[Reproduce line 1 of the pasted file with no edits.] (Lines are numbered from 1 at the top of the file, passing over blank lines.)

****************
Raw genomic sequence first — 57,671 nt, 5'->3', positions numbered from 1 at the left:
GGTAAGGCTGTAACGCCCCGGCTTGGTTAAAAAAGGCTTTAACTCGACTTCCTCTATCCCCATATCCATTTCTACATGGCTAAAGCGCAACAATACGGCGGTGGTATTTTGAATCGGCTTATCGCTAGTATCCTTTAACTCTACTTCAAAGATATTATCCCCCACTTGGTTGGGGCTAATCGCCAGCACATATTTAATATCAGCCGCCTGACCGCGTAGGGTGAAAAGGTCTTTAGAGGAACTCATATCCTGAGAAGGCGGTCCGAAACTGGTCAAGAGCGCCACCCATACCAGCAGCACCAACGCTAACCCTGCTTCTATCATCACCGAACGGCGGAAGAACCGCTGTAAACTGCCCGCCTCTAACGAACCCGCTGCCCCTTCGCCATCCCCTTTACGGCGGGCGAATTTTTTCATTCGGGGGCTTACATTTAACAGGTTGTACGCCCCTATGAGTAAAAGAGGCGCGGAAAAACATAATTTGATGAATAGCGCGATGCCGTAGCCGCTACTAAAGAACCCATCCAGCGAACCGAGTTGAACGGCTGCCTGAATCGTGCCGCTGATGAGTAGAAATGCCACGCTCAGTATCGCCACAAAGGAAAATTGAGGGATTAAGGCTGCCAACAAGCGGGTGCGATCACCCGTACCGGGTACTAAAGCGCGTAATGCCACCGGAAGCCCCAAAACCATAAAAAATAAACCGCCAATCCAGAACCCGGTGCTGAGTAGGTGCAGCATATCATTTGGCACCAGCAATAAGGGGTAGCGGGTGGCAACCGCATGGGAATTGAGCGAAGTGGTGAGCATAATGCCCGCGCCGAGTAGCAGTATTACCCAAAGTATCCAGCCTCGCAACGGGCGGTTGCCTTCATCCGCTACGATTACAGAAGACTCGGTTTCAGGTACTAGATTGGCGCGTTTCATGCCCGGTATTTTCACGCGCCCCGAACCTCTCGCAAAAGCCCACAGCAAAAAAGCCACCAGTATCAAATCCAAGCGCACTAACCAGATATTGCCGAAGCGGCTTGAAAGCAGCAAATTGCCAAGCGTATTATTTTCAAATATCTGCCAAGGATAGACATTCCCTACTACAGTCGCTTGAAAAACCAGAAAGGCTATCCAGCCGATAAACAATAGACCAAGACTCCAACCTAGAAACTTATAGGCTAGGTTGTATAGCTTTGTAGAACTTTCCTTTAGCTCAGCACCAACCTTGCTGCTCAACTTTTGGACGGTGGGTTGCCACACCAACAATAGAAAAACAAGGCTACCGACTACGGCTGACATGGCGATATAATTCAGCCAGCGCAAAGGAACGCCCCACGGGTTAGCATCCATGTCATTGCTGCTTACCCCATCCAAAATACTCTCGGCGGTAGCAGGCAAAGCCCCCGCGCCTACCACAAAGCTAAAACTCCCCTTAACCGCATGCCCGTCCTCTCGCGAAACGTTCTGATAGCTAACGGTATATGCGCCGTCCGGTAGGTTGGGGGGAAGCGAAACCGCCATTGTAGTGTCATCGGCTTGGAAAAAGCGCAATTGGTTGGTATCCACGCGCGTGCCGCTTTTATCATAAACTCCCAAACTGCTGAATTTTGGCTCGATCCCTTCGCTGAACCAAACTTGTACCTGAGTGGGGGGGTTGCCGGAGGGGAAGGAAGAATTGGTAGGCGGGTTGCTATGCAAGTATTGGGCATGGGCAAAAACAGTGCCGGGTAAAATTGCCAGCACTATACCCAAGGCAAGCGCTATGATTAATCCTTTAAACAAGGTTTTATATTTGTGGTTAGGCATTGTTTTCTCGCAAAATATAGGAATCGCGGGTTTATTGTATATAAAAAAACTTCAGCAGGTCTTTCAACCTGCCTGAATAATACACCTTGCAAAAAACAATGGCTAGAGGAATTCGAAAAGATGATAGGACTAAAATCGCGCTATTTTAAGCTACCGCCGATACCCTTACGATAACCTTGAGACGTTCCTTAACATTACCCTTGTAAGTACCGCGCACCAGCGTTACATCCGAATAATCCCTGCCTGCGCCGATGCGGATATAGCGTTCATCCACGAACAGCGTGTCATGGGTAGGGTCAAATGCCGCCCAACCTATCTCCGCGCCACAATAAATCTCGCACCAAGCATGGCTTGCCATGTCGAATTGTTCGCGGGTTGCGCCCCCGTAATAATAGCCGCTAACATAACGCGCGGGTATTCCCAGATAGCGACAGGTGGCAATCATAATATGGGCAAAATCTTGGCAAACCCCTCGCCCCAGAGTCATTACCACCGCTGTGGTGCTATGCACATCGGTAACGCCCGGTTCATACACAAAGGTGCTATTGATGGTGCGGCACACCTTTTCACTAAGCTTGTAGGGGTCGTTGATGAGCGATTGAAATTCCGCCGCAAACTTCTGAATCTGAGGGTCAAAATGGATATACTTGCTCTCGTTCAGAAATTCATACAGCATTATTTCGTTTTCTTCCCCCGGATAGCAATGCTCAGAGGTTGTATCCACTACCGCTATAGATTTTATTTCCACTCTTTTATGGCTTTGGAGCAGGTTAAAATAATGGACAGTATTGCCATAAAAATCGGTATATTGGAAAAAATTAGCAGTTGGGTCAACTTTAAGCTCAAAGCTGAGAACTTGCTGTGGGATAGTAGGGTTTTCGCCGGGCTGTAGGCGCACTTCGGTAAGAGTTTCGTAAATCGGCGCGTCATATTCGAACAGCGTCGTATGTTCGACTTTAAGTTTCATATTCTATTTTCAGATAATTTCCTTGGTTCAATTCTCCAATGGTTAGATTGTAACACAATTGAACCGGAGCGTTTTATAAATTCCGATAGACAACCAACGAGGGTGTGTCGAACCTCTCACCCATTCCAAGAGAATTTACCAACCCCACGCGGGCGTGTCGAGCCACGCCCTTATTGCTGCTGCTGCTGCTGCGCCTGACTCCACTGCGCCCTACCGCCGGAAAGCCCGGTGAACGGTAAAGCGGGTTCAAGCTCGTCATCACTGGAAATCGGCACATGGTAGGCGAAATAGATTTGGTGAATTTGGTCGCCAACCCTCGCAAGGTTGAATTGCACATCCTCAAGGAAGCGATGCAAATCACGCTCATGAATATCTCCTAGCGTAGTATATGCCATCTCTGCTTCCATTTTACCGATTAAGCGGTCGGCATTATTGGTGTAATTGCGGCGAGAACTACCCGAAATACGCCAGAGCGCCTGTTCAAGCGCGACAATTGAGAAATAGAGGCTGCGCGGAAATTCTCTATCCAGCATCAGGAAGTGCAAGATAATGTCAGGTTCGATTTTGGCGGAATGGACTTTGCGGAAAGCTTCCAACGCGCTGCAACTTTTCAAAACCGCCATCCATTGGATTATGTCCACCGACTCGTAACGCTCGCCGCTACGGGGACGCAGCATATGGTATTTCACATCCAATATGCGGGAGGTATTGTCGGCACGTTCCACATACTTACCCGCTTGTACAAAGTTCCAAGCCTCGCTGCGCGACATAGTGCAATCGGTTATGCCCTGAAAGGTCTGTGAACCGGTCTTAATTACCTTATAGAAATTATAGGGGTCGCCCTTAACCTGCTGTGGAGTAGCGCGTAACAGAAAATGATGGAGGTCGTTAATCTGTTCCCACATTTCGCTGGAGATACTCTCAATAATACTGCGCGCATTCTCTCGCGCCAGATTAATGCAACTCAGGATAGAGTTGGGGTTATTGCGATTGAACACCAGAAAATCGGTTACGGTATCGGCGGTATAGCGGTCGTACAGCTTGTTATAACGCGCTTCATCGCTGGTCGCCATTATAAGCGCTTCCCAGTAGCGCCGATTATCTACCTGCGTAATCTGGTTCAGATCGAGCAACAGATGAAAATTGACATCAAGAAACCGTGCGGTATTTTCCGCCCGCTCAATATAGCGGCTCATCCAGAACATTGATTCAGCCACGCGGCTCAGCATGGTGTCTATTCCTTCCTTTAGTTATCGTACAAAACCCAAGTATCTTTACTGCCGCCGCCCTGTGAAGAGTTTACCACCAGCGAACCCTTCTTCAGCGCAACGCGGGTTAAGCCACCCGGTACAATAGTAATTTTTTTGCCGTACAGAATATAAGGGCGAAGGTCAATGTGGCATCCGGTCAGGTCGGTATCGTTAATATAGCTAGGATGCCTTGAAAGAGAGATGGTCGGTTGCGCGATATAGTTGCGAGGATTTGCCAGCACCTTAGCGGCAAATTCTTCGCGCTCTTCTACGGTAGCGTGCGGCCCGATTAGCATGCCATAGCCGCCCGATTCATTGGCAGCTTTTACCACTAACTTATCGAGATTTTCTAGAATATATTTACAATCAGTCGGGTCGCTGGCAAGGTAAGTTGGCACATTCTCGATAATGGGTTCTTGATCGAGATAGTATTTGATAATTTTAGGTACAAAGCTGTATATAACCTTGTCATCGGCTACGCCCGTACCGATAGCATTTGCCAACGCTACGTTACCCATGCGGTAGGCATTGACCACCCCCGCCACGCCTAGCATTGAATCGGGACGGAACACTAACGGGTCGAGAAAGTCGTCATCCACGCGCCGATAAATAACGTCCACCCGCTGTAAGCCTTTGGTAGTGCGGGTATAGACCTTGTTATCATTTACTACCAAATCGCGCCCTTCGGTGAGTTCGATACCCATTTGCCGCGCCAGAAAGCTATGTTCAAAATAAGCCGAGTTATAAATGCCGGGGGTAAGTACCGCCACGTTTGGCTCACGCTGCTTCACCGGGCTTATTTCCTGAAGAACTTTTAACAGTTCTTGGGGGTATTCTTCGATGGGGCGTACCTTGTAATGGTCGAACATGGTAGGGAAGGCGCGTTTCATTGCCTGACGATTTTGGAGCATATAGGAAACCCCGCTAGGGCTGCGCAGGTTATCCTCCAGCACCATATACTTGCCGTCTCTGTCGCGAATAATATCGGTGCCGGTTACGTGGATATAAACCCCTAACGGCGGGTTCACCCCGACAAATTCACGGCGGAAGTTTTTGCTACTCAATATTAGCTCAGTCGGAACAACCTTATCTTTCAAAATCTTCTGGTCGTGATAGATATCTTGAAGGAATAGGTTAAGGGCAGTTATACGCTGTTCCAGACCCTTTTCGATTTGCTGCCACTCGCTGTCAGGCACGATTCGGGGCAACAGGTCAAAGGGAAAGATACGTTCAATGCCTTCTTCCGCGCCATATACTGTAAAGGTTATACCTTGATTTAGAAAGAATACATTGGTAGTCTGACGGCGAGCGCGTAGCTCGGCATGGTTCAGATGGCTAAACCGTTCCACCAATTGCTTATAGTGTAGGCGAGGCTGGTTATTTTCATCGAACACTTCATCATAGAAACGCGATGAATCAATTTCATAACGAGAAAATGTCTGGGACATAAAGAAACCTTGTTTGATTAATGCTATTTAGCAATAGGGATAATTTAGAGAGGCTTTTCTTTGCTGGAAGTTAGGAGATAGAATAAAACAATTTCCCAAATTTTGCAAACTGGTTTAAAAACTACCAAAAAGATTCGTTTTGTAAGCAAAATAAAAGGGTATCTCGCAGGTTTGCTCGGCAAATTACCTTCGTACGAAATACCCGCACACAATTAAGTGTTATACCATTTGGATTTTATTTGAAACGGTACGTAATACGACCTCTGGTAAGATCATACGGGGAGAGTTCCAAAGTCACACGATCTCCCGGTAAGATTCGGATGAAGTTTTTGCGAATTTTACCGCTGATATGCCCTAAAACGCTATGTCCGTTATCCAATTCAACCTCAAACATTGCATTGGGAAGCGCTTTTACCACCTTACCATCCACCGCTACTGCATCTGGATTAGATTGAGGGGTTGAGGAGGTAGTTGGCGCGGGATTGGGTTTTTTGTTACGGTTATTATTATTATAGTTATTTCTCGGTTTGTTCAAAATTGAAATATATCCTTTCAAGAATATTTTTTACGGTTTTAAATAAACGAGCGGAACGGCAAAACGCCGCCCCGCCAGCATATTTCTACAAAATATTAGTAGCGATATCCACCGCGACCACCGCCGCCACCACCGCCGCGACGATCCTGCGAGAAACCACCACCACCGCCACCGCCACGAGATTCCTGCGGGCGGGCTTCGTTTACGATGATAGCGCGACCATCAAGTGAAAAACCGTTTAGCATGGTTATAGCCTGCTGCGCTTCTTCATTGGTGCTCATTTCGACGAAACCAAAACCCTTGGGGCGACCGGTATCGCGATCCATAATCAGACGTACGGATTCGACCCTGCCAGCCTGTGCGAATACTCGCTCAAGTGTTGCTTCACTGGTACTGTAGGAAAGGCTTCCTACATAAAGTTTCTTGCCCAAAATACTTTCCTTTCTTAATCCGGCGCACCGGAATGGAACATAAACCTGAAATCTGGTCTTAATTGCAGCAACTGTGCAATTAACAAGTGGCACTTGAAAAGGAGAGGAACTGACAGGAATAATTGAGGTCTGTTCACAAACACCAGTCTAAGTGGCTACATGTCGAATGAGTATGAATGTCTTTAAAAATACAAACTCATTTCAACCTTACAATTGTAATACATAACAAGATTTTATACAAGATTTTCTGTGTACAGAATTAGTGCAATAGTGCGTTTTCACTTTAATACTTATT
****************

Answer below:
Raw genomic sequence first — 57,671 nt, 5'->3', positions numbered from 1 at the left: